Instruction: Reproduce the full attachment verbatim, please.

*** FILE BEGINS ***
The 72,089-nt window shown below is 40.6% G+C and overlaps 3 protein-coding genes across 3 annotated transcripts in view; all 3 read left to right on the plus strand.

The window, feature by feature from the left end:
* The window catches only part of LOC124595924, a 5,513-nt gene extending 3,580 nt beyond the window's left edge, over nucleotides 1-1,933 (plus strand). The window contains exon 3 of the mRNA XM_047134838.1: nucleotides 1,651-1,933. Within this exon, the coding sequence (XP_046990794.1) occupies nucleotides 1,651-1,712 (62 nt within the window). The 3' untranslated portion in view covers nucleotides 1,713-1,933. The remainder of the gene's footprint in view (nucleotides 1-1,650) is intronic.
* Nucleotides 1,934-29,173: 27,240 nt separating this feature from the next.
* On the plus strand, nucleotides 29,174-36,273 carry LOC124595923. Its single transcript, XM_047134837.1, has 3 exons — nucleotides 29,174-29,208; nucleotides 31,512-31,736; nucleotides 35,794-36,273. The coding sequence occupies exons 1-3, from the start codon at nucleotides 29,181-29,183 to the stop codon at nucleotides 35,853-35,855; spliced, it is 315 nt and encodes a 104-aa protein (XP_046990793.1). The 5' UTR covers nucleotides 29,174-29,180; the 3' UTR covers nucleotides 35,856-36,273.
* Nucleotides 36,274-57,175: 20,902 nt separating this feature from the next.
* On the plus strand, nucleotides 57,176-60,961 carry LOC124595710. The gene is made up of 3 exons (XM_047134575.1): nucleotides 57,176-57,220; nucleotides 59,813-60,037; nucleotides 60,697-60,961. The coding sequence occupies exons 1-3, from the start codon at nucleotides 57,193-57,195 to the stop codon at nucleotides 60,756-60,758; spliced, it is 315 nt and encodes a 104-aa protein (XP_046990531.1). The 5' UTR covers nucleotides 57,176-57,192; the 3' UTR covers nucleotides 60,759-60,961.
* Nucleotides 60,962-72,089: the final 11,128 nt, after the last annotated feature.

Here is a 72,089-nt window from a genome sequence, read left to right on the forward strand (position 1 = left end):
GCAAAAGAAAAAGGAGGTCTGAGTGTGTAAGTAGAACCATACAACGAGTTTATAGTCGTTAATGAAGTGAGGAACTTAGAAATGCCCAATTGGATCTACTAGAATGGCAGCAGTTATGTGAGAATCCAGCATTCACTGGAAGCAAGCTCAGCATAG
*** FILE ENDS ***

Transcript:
The 72,089-nt window shown below is 40.6% G+C and overlaps 3 protein-coding genes across 3 annotated transcripts in view; all 3 read left to right on the plus strand.

The window, feature by feature from the left end:
* The window catches only part of LOC124595924, a 5,513-nt gene extending 3,580 nt beyond the window's left edge, over nucleotides 1-1,933 (plus strand). The window contains exon 3 of the mRNA XM_047134838.1: nucleotides 1,651-1,933. Within this exon, the coding sequence (XP_046990794.1) occupies nucleotides 1,651-1,712 (62 nt within the window). The 3' untranslated portion in view covers nucleotides 1,713-1,933. The remainder of the gene's footprint in view (nucleotides 1-1,650) is intronic.
* Nucleotides 1,934-29,173: 27,240 nt separating this feature from the next.
* On the plus strand, nucleotides 29,174-36,273 carry LOC124595923. Its single transcript, XM_047134837.1, has 3 exons — nucleotides 29,174-29,208; nucleotides 31,512-31,736; nucleotides 35,794-36,273. The coding sequence occupies exons 1-3, from the start codon at nucleotides 29,181-29,183 to the stop codon at nucleotides 35,853-35,855; spliced, it is 315 nt and encodes a 104-aa protein (XP_046990793.1). The 5' UTR covers nucleotides 29,174-29,180; the 3' UTR covers nucleotides 35,856-36,273.
* Nucleotides 36,274-57,175: 20,902 nt separating this feature from the next.
* On the plus strand, nucleotides 57,176-60,961 carry LOC124595710. The gene is made up of 3 exons (XM_047134575.1): nucleotides 57,176-57,220; nucleotides 59,813-60,037; nucleotides 60,697-60,961. The coding sequence occupies exons 1-3, from the start codon at nucleotides 57,193-57,195 to the stop codon at nucleotides 60,756-60,758; spliced, it is 315 nt and encodes a 104-aa protein (XP_046990531.1). The 5' UTR covers nucleotides 57,176-57,192; the 3' UTR covers nucleotides 60,759-60,961.
* Nucleotides 60,962-72,089: the final 11,128 nt, after the last annotated feature.

Here is a 72,089-nt window from a genome sequence, read left to right on the forward strand (position 1 = left end):
GCAAAAGAAAAAGGAGGTCTGAGTGTGTAAGTAGAACCATACAACGAGTTTATAGTCGTTAATGAAGTGAGGAACTTAGAAATGCCCAATTGGATCTACTAGAATGGCAGCAGTTATGTGAGAATCCAGCATTCACTGGAAGCAAGCTCAGCATAG